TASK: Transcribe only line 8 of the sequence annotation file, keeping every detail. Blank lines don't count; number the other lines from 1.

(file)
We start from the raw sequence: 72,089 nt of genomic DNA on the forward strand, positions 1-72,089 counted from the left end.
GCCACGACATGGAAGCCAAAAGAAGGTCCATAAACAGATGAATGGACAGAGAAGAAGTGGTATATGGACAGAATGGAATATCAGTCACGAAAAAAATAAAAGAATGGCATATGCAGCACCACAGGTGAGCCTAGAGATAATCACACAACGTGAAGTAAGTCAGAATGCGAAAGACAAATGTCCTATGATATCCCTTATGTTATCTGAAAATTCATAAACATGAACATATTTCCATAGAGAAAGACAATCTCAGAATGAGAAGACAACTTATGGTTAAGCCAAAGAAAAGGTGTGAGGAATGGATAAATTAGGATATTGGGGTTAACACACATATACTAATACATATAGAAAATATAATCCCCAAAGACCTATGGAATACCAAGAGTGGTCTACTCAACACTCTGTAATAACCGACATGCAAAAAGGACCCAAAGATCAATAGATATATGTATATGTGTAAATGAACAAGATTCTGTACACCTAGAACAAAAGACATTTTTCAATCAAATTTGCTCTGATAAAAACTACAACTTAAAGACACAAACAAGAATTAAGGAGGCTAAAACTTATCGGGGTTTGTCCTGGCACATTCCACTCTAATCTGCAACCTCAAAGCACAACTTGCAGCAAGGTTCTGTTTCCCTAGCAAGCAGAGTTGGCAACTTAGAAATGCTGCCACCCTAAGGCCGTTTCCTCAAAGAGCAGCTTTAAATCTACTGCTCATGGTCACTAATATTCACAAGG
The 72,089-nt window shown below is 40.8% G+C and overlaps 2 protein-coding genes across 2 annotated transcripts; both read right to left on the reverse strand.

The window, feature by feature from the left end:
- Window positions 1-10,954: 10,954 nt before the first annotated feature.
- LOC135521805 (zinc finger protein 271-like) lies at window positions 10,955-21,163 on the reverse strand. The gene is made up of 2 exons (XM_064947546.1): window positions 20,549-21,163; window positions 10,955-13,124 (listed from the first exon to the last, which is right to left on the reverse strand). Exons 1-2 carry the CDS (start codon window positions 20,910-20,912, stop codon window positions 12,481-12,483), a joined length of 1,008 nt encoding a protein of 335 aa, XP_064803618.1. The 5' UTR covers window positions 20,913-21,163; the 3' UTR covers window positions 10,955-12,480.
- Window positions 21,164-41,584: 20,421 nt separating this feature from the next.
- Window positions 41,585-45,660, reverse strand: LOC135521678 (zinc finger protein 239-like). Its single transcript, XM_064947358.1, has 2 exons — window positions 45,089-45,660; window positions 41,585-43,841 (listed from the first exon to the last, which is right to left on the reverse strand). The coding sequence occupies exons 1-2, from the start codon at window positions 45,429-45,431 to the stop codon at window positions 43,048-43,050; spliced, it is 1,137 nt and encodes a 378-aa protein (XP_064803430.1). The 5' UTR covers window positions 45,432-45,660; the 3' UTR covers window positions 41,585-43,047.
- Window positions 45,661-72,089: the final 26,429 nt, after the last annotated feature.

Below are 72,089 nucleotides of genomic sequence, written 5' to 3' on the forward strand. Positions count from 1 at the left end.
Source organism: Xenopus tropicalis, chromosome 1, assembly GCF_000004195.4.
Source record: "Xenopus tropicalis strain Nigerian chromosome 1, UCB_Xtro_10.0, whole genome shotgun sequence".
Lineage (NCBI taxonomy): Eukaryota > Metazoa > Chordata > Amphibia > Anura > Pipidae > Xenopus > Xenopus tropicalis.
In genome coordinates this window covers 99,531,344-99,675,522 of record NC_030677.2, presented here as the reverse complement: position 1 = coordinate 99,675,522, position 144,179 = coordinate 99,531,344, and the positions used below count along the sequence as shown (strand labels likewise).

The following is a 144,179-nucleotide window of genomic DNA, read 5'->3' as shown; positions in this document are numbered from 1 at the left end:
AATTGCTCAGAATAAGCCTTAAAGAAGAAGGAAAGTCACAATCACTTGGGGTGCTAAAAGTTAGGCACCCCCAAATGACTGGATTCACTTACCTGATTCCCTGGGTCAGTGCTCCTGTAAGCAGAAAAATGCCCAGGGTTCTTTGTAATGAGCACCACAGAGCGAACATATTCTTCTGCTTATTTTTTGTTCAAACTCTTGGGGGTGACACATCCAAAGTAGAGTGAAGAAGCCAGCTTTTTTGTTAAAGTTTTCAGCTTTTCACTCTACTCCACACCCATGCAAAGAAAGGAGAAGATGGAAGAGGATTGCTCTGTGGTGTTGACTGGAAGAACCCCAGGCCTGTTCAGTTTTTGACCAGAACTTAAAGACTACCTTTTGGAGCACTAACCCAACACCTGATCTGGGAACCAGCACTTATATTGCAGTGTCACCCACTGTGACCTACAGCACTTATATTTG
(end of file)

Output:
- Window positions 41,585-45,660, reverse strand: LOC135521678 (zinc finger protein 239-like). Its single transcript, XM_064947358.1, has 2 exons — window positions 45,089-45,660; window positions 41,585-43,841 (listed from the first exon to the last, which is right to left on the reverse strand). The coding sequence occupies exons 1-2, from the start codon at window positions 45,429-45,431 to the stop codon at window positions 43,048-43,050; spliced, it is 1,137 nt and encodes a 378-aa protein (XP_064803430.1). The 5' UTR covers window positions 45,432-45,660; the 3' UTR covers window positions 41,585-43,047.